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Juno-winning jazz vocalist talks arctic voyage and gender disparity in music

By Jarrett Edmund, April 5 2016 —

Inspiration can be hard to find, but few search for it aboard an icebreaker in the Canadian Arctic. Jazz vocalist and producer Emilie-Claire Barlow did just that.

“That was a part of the world that was not on my radar at all,” Barlow says. “Being in a remote, exquisite and dangerous place had a profound impact on me. It was a moment of reflection and clarity.”

After returning from her stay on an arctic icebreaker, Barlow broke some ice of her own, ending her marriage and embarking on a journey that culminated with Clear Day, her 11th studio album.

Clear Day tells the story of the impact that this trip had on my life, the subsequent fallout and the beginning of a new chapter,” says Barlow. “It’s in chronological order. The concept was to pinpoint pivotal moments on the way and find the perfect song to tell that story.”

The album features covers of a wide array of musicians, including Van Morrison, Joni Mitchell and David Bowie.

“It’s an international project,” says Barlow. “We wrote orchestrations for a 70-piece orchestra and brought them to Holland. Then we worked with [composer] John Metcalfe in England, came back to Toronto and recorded the rhythm section. I recorded my vocals back in Montreal.”

The combination was a success —  Clear Day earned Barlow the “Vocal Jazz Album of the Year” Juno award this past weekend in Calgary. Barlow was thrilled with the win.

“To have it recognized in the “Vocal Jazz Album of the Year” and also [nominated] in the production category was really important and special to me because I know how hard we worked.”

Despite Barlow’s two nominations, the Junos were met with controversy when nominees were announced in February and the ‘JunoSoMale’ hashtag blew up on social media. Barlow is the 11th woman to be nominated for production work in 38 years.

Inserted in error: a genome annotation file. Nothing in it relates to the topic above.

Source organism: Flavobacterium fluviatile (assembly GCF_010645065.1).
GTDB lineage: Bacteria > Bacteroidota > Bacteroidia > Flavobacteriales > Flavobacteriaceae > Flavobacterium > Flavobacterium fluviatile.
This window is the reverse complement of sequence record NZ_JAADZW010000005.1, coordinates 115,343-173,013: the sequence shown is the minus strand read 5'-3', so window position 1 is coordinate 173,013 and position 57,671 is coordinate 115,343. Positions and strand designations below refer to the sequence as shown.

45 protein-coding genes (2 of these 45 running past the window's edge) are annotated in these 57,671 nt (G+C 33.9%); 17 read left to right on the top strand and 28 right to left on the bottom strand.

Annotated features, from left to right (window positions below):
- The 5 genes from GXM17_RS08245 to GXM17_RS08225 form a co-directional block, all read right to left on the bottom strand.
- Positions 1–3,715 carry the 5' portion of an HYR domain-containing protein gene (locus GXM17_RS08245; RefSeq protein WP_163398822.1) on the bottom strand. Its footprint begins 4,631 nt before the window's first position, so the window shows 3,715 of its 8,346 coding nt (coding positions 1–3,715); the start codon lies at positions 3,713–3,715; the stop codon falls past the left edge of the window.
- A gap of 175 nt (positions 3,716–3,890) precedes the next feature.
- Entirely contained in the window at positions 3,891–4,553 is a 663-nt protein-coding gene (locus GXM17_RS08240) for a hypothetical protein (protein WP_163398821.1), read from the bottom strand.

The Junos are run by the Canadian Academy of Recording Arts and Sciences (CARAS), whose directorial board currently consists of 15 members. Only two of whom are women. But Barlow isn’t buying the controversy.

“I’m officially rolling my eyes at the ‘JunoSoMale’ hashtag,” she says. “I think it would be unfair to blame the Junos for the ratio of men to women in the music industry.”

A number of artists, however, voiced their displeasure with the gender imbalance of the nominations, including Vancouver’s Grimes, whose critically acclaimed album Art Angels was shut out of the Junos across all categories.

CARAS president Allan Reid dismissed the controversy, noting that only eight women submitted to the “Producer of the Year” category, and only two for “Recording Engineer of the Year.” These numbers reflect the proportion of female producers and sound engineers in the industry, which is around 95 per cent male. Timing may have also been an issue.

“The challenge that Grimes had is that her record came out right at the end of our eligibility period,” Reid said in a recent interview. Both the producing and engineering nominations were determined by judges.

Barlow produced 10 records before earning a production nomination. The artist has little sympathy for Grimes, who has said that if she collaborated with a man, listeners would assume the man did all the work.

“To forego a collaboration because you need to ensure that you get the credit? To me, it goes against the reason for making music,” Barlow says. “It’s problematic. It speaks potentially to a feeling of insecurity, but hopefully she’ll shed that. She’s going to have a long career in the music business.”

For women interested in the music industry, Barlow feels there are a number of role models.

“Passion knows no gender,” says Barlow. “It is only a problem if women are not being welcomed. I’ve never experienced that. I’ve always felt supported and welcomed.”

Barlow believes her perseverance helped her find success and thinks other young women can do the same.

“I would do my best to encourage [women] to do any role in the industry that they want,” she says.

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